Solaria Corporation, global provider of solar module technologies, filed suit against Jiangsu Seraphim Solar System Co., Ltd., Seraphim Solar USA Manufacturing Inc., and Suzhou Autoway System Co., Ltd. in Federal District Court for the Northern District of California. In the lawsuit, Solaria contends that defendants misappropriated Solaria’s trade secrets regarding its proprietary high-efficiency solar panel technology and used the information to make their own solar modules and manufacturing equipment without Solaria’s knowledge or consent. The complaint also includes claims for conversion, unjust enrichment/restitution, and unfair competition.
“We believe we have strong evidence that Seraphim and Autoway misappropriated Solaria’s proprietary technology and manufacturing processes for their own use, in violation of U.S. intellectual property laws,” said Solaria CEO Suvi Sharma. “Our investigation is ongoing and we will take all appropriate action, including bringing in additional parties to the lawsuit if warranted, in order to protect our business interests,” Sharma said.
Solaria has spent over a decade and made significant investments in developing its leading technology in solar cell cutting, stringing and panel making. Solaria protects its proprietary technology through patents and trade secrets. The present lawsuit alleges misappropriation of key aspects of Solaria’s technology protected by trade secrets. Solaria is investigating whether these companies, and potentially others, are violating its patents as well.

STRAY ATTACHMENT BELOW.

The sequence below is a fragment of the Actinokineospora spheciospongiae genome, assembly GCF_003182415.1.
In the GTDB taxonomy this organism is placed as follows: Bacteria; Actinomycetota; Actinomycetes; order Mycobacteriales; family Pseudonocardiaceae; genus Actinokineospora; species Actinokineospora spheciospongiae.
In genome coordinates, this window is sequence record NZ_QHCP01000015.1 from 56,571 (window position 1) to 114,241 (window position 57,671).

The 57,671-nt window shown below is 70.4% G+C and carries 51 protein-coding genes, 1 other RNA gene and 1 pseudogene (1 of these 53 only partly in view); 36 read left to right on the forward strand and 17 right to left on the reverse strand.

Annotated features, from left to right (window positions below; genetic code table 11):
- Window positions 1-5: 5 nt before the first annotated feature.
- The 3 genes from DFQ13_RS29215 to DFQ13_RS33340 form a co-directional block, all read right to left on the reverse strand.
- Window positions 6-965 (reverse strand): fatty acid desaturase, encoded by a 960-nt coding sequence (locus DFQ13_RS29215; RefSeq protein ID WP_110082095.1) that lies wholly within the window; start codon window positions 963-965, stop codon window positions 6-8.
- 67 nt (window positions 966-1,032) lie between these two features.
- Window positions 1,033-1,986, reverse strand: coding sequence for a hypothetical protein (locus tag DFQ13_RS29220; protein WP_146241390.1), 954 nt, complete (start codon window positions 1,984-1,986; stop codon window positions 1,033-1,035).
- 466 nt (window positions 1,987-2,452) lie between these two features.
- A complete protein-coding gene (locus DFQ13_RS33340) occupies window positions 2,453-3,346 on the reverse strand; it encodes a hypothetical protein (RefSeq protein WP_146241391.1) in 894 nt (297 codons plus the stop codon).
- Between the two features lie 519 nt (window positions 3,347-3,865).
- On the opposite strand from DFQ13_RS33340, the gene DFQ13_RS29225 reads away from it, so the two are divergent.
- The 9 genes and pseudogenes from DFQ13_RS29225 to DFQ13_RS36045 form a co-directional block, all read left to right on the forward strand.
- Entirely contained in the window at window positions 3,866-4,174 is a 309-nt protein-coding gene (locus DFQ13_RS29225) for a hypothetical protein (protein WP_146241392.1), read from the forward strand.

In September 2016, Solaria filed suit against various GCL companies, including GCL-Poly Energy Holdings, Ltd., in California State Court. In that lawsuit, Solaria claims that GCL misappropriated Solaria’s trade secrets and breached a non-disclosure agreement pursuant to which Solaria disclosed its high-efficiency solar module technology to GCL as part of a potential deal between the two companies. Solaria alleges that after GCL abruptly terminated the negotiations with Solaria, it embarked on its own effort to develop high-efficiency solar panels based on Solaria’s technology and disclosed Solaria’s trade secrets to Autoway and potentially others as part of that effort.
Early on in the GCL action, the Court entered a stipulated order requiring GCL Solar Energy, Inc., and its employees (including any former employees now employed by its affiliate, GCL New Energy, Inc.), officers, directors, and any wholly-owned subsidiary companies, not to use for their own purposes, or disclose to third parties, any Confidential Information provided by Solaria to GCL under the non-disclosure agreement. The order also required that these defendants return Solaria’s Confidential Information and preserve all information relevant to the action. The lawsuit against GCL is ongoing.
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